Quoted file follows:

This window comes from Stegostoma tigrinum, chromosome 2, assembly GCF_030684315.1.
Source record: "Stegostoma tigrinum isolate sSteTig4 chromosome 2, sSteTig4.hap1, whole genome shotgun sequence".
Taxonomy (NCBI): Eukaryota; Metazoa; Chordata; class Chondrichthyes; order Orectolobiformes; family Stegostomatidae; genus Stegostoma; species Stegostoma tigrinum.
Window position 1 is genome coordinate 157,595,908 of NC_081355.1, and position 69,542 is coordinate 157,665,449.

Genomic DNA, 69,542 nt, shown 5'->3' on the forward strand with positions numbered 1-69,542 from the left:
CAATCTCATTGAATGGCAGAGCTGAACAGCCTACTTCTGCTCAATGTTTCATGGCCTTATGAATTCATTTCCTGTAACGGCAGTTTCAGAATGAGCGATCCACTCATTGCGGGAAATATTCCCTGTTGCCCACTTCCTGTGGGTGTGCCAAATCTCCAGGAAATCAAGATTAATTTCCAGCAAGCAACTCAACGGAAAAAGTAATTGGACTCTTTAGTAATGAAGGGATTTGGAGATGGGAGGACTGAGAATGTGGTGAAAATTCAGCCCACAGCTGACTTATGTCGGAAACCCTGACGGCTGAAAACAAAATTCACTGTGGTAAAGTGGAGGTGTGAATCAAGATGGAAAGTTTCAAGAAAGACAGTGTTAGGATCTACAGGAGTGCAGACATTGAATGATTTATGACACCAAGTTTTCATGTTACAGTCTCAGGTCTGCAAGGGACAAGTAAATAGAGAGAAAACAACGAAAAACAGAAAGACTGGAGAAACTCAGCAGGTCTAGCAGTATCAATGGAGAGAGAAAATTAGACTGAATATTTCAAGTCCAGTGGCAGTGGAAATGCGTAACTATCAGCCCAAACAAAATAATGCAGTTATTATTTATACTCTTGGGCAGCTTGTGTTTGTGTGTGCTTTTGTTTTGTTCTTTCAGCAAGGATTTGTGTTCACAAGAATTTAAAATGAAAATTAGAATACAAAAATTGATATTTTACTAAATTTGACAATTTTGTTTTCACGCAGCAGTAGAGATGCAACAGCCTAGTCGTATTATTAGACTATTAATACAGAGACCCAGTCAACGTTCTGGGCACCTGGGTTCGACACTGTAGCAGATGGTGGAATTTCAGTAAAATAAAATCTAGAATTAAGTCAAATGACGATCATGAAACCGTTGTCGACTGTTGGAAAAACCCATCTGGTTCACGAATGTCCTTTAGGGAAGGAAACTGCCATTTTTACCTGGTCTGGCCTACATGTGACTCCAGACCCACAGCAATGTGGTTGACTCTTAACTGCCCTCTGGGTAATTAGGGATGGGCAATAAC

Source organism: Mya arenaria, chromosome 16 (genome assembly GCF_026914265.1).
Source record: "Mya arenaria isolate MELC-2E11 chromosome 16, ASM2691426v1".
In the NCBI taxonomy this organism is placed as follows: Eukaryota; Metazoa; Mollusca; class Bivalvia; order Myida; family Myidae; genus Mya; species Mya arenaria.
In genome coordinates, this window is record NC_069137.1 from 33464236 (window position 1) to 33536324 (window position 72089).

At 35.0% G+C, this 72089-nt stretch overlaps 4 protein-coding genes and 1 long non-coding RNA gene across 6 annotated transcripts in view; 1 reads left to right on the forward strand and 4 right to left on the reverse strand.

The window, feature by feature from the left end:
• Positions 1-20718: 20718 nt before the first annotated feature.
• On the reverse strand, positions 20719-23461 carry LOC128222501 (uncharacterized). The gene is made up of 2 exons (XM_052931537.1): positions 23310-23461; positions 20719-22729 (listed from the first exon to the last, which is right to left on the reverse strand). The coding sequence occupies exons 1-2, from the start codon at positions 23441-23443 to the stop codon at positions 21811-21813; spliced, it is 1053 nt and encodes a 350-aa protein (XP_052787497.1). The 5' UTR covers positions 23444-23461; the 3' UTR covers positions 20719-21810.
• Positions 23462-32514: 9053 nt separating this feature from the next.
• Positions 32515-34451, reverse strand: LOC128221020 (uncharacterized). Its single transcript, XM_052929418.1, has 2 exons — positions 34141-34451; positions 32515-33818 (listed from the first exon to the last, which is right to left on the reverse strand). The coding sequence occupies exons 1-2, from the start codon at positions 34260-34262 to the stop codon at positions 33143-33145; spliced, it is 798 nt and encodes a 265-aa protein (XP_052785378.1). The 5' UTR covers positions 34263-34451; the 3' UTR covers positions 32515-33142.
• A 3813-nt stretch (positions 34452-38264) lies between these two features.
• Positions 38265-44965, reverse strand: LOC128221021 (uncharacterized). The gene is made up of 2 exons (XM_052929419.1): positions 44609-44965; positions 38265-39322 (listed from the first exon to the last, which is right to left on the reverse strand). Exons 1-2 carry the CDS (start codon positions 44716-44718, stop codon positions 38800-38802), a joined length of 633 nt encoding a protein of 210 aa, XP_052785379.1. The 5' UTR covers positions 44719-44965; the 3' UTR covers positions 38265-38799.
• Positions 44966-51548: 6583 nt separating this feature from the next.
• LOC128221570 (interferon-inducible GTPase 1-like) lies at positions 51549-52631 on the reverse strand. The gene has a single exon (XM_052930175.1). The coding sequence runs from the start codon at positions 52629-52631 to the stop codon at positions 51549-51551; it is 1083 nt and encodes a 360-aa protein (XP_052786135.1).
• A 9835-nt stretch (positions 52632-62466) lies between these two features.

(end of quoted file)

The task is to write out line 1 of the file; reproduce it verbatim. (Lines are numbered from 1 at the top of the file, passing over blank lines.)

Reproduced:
This window comes from Stegostoma tigrinum, chromosome 2, assembly GCF_030684315.1.